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The Passion Story, Part 11

August 11, 2011
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Next I would like to compare the eight crucifixion sayings of Jesus and some things that are related to them. Mark and Matthew are the only two the record the cry, “My God, my God, why have you forsaken me?” This is the only saying that those two Gospels record. What happens after Jesus says this is very similar to John 19:29, which is stated to be right before Jesus dies. I have trouble imagining Mark 15:36 coming before John 19:29, although they are both supposed to be near the death of Jesus.

It is harder to imagine that they were the same event, because, first, Mark and Matthew imply that the soldiers’ giving sour wine to Jesus was somehow related to the aforementioned cry, and more important, John gives the impression that the act was not at a time Jesus was crying out. (To keep track of the eight crucifixion sayings, John 19:28 has a second one, “I thirst.”)

A third saying comes from Luke 23:34, “Father, forgive them, for they know not what they do.” I have nothing to comment on this, besides to note the similarity to Acts 7:60. This reminds me of the disagreement about whether Acts comes from the same author as most of Luke or whether Acts was just intended (possibly by the original author) to read as a second volume of Luke. I’m not sure if the similarity between the two passages mentioned before from those two books argues more for that hypothesis or for the traditional understanding that they are, in fact, from the same author. Or since the similarity isn’t too strong, they could very well be completely independent, or the Acts passage could be an unconscious influence of the former.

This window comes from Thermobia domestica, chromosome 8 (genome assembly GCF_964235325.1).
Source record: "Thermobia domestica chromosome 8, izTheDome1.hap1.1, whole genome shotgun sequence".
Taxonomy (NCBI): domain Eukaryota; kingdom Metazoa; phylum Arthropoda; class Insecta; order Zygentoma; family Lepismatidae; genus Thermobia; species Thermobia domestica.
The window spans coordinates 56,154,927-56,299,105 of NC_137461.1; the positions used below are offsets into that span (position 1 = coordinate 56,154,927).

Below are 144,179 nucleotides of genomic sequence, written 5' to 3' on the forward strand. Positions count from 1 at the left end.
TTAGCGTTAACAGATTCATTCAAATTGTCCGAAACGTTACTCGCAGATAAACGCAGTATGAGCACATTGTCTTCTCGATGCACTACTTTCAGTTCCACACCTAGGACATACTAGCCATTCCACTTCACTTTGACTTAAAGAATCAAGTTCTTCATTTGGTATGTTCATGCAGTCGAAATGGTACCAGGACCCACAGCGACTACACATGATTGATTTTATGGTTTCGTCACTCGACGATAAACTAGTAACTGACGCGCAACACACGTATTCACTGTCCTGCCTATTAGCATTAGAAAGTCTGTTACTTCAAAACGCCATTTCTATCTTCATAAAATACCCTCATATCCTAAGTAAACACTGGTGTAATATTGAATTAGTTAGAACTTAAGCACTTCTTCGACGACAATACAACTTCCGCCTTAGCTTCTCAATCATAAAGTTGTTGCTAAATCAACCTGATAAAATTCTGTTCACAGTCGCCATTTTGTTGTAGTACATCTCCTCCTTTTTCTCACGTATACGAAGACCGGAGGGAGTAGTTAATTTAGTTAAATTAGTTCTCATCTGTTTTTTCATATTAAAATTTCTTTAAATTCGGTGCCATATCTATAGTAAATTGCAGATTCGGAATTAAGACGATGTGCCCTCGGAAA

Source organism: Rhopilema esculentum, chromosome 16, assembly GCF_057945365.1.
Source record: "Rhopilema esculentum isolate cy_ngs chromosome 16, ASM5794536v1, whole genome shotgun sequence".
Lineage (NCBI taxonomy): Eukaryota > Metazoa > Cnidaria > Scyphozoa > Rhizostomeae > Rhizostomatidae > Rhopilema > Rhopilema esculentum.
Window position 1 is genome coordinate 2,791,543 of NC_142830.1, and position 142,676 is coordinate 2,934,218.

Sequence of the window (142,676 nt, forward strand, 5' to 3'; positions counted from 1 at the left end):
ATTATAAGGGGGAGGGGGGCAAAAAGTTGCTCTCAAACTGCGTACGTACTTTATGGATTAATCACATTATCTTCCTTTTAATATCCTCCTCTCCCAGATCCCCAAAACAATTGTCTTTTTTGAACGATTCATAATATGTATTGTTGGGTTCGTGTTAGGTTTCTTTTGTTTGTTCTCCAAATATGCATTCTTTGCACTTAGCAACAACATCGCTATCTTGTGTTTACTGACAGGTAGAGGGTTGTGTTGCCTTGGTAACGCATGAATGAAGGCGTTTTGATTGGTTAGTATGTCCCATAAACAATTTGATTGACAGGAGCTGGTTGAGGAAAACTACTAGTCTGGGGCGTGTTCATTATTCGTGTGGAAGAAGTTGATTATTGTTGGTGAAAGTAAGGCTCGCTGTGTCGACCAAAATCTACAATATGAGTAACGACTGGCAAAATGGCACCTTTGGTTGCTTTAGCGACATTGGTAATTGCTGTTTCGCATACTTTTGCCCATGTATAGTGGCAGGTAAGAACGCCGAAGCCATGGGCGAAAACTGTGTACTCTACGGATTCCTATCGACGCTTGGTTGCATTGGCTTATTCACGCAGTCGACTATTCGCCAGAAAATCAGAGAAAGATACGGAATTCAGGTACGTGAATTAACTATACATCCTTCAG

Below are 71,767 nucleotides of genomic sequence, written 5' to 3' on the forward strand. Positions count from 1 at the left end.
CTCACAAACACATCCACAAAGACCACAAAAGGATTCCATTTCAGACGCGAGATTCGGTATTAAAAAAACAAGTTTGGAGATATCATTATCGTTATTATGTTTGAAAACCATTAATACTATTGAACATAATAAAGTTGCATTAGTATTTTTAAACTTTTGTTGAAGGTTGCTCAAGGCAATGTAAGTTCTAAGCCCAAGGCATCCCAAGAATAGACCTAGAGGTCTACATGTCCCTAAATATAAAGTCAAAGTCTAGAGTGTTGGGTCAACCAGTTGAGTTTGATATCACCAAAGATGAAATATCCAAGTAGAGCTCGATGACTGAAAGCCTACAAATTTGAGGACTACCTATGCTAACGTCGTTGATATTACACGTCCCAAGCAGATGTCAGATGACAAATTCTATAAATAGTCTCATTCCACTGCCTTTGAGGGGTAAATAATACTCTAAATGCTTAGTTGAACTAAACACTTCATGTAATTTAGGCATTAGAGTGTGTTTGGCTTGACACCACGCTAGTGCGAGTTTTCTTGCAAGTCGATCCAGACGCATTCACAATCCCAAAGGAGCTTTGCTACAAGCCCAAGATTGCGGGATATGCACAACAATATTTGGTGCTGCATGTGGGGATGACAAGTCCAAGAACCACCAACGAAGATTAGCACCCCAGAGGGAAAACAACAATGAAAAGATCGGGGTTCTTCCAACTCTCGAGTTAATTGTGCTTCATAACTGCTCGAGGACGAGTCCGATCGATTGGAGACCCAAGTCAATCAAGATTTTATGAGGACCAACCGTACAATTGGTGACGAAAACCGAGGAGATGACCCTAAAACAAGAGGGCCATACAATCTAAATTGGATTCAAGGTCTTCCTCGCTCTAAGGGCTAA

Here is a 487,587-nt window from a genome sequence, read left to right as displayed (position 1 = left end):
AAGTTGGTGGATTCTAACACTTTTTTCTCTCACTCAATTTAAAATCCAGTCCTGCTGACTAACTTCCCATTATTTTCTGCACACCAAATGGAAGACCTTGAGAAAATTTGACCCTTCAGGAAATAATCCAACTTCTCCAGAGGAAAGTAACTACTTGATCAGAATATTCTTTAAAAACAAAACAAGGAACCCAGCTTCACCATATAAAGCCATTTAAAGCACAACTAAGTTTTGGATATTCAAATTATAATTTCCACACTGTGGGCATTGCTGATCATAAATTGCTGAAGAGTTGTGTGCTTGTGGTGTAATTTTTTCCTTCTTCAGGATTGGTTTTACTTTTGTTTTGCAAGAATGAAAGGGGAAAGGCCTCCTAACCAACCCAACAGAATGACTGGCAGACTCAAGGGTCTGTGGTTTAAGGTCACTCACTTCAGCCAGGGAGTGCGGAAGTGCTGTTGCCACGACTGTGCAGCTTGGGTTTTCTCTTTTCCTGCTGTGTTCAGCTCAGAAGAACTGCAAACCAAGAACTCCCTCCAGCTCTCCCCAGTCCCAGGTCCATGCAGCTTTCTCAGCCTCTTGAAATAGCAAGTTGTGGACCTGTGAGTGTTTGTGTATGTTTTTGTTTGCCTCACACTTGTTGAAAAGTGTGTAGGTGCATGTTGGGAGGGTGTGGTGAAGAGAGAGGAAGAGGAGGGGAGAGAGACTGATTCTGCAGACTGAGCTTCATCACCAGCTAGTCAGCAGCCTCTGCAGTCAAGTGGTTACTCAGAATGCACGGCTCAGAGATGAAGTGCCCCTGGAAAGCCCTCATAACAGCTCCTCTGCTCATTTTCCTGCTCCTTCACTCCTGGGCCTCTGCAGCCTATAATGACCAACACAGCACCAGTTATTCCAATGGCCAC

While reading the text of the passage in Luke I was referring to, I was reminded that I need to note one more stunning Matthew-Luke addition to the Markan story. Mark does not say where the inscription of Jesus’s accusation was placed. Matthew and Luke, however, both say that his accusation was written “over him” (Lk. 23:38) or “over his head” (Mt. 27:37). Maybe this was the customary place to write it, but in that case why did Matthew and Luke perceive a need to record the location? Also, this should be considered along with my previous observation of Matthew’s and Luke’s additions of “This is.”

John, interestingly, does not give the exact location, but does say, “Pilate … wrote an inscription and put it on the cross.” On the other hand, the accusation’s usual location would be able to explain this addition, I think. I will have to save the other five sayings for later.

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